Data centres aren’t the only industry recycling waste heat…

‘Waste heat’ is the term for energy not used and otherwise lost into the environment. Although capturing and making use of this waste is not a new idea, the ways in which it’s now happening has seen innovations across the globe.

The process of recovering waste heat can happen via various heat recovery technologies and has been used in industrial applications for some years now, with data centres often considered leaders in this given the challenges they face in controlling conditions and actively managing their HVAC energy consumption. But they’re not alone in this innovation:

In Ruwais, Abu Dhabi, ADNOC’s General Utilities Plant is set to revolutionise its power and water generation by using heat generated at the site to propel two new steam-powered turbines. This will be able to produce an additional 62,400 cubic meters of distillate water per day and 230 megawatts (MW) of power to the region. Upon completion, expected in 2023, the innovative build will increase the thermal efficiency of the site by nearly 30% and reduce dependence on the national grid, where power transmission cable supply is required to carry the load. The US$ 600 million (EUR 700.6 million) project by General Utilities Plant has been seen as crucial to the ongoing expansion of Ruwais smart growth strategy in providing electricity and water to the entire industrial complex.

Meanwhile in Australia, Smurfit Kappa has started construction at a paper mill that will use generated heat waste to assist in powering a sustainable district heating solution. The new heat extraction plant is to be part of a joint venture with Bioenergie Group. Plans for the Nettingsdorf Paper Mill is to capture and convert up to 25MW of heat generated during the production process. Heat will be distributed to the district heating network, which connects to 10,000 households in the town of Ansfelden.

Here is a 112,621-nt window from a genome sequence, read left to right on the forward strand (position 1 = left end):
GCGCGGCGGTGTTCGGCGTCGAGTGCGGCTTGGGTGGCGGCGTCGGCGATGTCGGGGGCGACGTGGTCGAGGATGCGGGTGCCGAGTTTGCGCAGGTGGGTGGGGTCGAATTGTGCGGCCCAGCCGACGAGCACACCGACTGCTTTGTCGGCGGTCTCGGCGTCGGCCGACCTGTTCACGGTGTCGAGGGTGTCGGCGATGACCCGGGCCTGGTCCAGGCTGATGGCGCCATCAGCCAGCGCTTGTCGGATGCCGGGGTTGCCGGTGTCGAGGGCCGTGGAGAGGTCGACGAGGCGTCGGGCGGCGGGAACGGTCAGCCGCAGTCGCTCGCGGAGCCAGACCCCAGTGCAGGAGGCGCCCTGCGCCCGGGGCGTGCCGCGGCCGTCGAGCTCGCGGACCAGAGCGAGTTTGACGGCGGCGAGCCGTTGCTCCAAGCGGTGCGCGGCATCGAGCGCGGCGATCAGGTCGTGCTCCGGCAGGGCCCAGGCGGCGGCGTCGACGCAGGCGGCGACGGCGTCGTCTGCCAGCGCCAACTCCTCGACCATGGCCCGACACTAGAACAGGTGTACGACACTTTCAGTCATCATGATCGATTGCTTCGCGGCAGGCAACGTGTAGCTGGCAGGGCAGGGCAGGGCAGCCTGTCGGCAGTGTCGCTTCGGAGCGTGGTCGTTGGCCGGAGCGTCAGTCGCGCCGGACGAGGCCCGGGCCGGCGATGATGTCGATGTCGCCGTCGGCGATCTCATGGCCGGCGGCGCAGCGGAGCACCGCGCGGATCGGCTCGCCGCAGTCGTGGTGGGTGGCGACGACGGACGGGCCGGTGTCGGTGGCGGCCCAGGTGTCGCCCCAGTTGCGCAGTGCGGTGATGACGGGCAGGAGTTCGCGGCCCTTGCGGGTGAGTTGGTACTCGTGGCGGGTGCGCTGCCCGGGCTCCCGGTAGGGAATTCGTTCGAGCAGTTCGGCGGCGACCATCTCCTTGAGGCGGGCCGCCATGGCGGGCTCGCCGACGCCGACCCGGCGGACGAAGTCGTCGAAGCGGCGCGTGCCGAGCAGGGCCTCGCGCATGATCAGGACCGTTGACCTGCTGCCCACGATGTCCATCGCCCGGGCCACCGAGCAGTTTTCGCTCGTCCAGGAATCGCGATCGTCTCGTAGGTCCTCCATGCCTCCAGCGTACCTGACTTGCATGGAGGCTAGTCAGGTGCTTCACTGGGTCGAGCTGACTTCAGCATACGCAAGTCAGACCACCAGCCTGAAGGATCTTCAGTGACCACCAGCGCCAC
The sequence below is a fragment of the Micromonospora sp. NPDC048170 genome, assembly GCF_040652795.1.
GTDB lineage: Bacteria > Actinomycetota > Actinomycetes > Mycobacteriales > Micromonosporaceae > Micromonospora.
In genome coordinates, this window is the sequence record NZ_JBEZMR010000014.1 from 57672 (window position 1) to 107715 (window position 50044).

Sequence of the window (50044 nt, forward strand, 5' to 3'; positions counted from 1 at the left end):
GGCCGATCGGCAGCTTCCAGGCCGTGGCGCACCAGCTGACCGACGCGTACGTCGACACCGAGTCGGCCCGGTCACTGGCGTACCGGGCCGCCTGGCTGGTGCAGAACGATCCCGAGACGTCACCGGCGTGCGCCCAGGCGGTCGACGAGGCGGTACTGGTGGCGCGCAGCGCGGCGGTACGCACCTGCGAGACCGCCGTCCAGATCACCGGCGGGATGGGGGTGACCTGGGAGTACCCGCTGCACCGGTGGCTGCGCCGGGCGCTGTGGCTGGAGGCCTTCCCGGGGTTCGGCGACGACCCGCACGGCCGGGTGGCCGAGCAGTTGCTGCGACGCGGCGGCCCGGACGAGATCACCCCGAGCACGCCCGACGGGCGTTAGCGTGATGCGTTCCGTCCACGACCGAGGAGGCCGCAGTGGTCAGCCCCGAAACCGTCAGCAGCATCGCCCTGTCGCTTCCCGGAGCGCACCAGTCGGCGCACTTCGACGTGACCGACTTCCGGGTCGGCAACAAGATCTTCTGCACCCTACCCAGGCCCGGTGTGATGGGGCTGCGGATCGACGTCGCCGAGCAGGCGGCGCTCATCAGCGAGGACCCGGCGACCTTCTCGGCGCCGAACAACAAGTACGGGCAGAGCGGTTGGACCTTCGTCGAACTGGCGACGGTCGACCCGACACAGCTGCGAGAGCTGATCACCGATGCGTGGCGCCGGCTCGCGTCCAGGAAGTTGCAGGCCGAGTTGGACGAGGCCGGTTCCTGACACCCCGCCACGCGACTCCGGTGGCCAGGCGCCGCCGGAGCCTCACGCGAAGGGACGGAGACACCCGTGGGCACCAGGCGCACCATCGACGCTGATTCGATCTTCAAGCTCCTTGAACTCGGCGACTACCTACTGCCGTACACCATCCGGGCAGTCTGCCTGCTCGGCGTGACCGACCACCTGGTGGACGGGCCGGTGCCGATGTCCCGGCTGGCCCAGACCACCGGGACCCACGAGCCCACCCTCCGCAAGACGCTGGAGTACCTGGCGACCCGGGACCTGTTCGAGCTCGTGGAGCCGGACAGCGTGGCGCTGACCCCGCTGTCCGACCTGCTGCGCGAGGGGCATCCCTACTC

Günter Hochrathner, Chief Executive of Smurfit Kappa - Nettingsdorf commented “This project is another important step forward in advancing sustainability here at our mill in Nettingsdorf. We will capture the waste heat in the most environmentally friendly way possible, to significantly reduce the discharge of heat into the environment… We anticipate that this will significantly reduce the CO2 emissions of the surrounding district by as much as 20,000 tonnes per annum.”

Jakob Edler, Managing Director of Bioenergie Group said “Together with Smurfit Kappa, we will be able to provide an environmentally friendly form of energy to thousands of households, eliminating the need to burn fossil fuels, and save a significant amount of carbon dioxide in the process”

And it’s being innovatively used in leisure and hospitality too: In Glasgow, Scotland, they’re looking at using body heat from nightclub-goers to generate renewable energy. Following a feasibility study by Townrock Energy between October and November 2020, the ‘BODYHEAT project’ was a trial of heat waste technology - heating up or cooling down the venue. The idea is that heat recovery provides valuable energy sources and reduces energy consumption. Ground-coupled heat pumps will be used to capture and store waste heat produced by clubbers, and then draw it back out to heat the venue at different times.

David Townsend, Founder of Townrock Energy commented “We’re really excited to actually take this global… We would love for different clubs in different cities to start to compete to be the most green and see off the back of that how they can get more customers, because the clubbing generation right now are very enlightened in regards to climate change.”

The popular six-thousand-person capacity arts and music venue that trialled this plans to become net-zero by 2025 and intends for the project to eventually lead to savings of approximately 70 tonnes of CO2 per year.

All the projects demonstrate how untapped energy can be put to better use, and how renewable energy and power distribution can be maximised – it’s an area of energy consumption we hope will only continue to grow.